State Treasurer Steve Grossman -- as expected -- won the Democratic Party’s endorsement for governor Saturday at the party’s convention in Worcester, besting four rivals. Grossman scored a commanding victory, garnering the support of 35.2 percent of the delegates.

Attorney General Martha Coakley placed second with 23.3 percent of the vote. Again, there was no surprise in that. Polls of potential Democratic primary voters, however, consistently show Coakley to be the strong favorite to win the Democratic nomination in September’s run off.

A Boston Globe poll published on the eve of the convention showed that rank-and-file Democrats favored Coakley over Grossman by 35 points. Paradoxically, that’s the same margin by which activists and insiders preferred Grossman.

Campaigns, of course, are about reordering public perceptions. Neither Grossman nor Coakley have – as of yet -- manifested the suave retail presence on the campaign trail that became the hallmark of outgoing, two-term Democratic Governor Deval Patrick.

Grossman and Coakley evince different virtues, project different styles: Grossman is dogged, focused on the moment, and detail oriented; Coakley is sympathetic and projects an air of understanding while seeking to connect the dots within a range of issues.

The convention, nevertheless, failed to narrow the race to a contest between two political veterans.

Claiming third-place on the September ballot was former Medicaid and Medicare administrator Don Berwick, who placed just 1.2 percent behind Coakley. Berwick’s performance was not a surprise, but it was an eyebrow raiser.

Many of Grossman’s delegates were seasoned political veterans often in sync with industrial-strength vibes that shape Beacon Hill’s climate of opinion. Berwick’s supporters, on the other hand, appear to be more grass-roots oriented, attuned to the fiscally challenged realities of local government.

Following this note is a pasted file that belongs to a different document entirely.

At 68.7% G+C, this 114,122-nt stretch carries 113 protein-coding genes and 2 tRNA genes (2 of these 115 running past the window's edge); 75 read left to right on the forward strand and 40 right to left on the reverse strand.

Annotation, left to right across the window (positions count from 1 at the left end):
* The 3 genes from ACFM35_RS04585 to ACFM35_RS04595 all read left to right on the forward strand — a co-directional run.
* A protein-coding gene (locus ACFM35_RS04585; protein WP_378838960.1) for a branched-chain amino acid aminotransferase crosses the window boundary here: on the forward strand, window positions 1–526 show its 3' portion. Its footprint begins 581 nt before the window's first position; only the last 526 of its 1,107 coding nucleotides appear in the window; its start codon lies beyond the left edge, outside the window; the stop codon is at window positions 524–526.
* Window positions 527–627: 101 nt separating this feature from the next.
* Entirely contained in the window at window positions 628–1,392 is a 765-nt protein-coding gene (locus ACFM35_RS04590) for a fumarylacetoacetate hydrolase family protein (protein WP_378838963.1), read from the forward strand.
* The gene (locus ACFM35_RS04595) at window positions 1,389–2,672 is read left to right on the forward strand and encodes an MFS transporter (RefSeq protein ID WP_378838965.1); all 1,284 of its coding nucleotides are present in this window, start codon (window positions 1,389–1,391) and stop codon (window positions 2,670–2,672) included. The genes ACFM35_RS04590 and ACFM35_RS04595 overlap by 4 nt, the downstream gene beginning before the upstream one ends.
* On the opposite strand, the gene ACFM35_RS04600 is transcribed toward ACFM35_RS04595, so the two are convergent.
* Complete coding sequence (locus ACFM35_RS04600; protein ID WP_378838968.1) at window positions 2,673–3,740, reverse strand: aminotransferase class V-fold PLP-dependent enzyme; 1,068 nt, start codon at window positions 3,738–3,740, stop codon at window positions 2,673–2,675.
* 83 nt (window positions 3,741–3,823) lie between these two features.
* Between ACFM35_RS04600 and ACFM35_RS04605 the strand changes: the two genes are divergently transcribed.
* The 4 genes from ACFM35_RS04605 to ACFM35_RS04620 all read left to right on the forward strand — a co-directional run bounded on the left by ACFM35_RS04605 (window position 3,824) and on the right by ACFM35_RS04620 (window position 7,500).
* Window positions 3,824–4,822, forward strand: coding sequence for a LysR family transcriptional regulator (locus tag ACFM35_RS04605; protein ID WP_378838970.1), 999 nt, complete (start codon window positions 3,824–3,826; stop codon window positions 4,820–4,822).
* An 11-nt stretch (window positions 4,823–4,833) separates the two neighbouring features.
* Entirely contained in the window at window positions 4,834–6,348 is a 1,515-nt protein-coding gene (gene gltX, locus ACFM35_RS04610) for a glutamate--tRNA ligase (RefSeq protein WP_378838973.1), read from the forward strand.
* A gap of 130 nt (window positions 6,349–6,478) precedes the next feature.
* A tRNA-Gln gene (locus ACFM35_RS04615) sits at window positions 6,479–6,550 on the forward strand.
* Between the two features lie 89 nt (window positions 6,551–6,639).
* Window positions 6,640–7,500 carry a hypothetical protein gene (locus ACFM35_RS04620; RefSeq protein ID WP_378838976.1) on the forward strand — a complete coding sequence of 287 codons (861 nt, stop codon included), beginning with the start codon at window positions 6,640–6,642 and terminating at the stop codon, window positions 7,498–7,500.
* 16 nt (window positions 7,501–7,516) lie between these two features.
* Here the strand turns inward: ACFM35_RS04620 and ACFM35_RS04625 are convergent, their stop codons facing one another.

Failing to achieve the 15 percent threshold of votes required to place on the primary ballot were former Homeland Security official Juliette Kayyem (12.1 percent) and former health care executive Joe Avellone (7.0).

If the race for Governor is shaping up to be diffuse, with two political veterans looking over their shoulders at a maverick who will undoubtedly present himself as a no-strings attached progressive, then the contest for Attorney General appears to be heading for more classic territory – a head-to-head contest between two decidedly liberal candidates. A recent Boston-Herald/Suffolk University poll suggests the race is wide open with 58 percent of likely voters undecided.

Former state legislator Warren Tolman won the Democratic endorsement, beating a former member of Coakley’s Attorney General team Maura Healey. The vote was 2,254 to 2,094, pushing Tollman over the top with a margin of 160 votes.

Deb Goldberg received the nomination for Treasurer with 38.9 percent of the votes cast, and Ton Conroy and Barry Finegold won places on the ballot with 33.9 percent and 27.1 percent respectively.

For Lieutenant Governor, Steve Kerrigan topped his field with 37.6 percent, followed by Mike Lake with 35.4 percent, and Leland Chuend with 16.2 percent.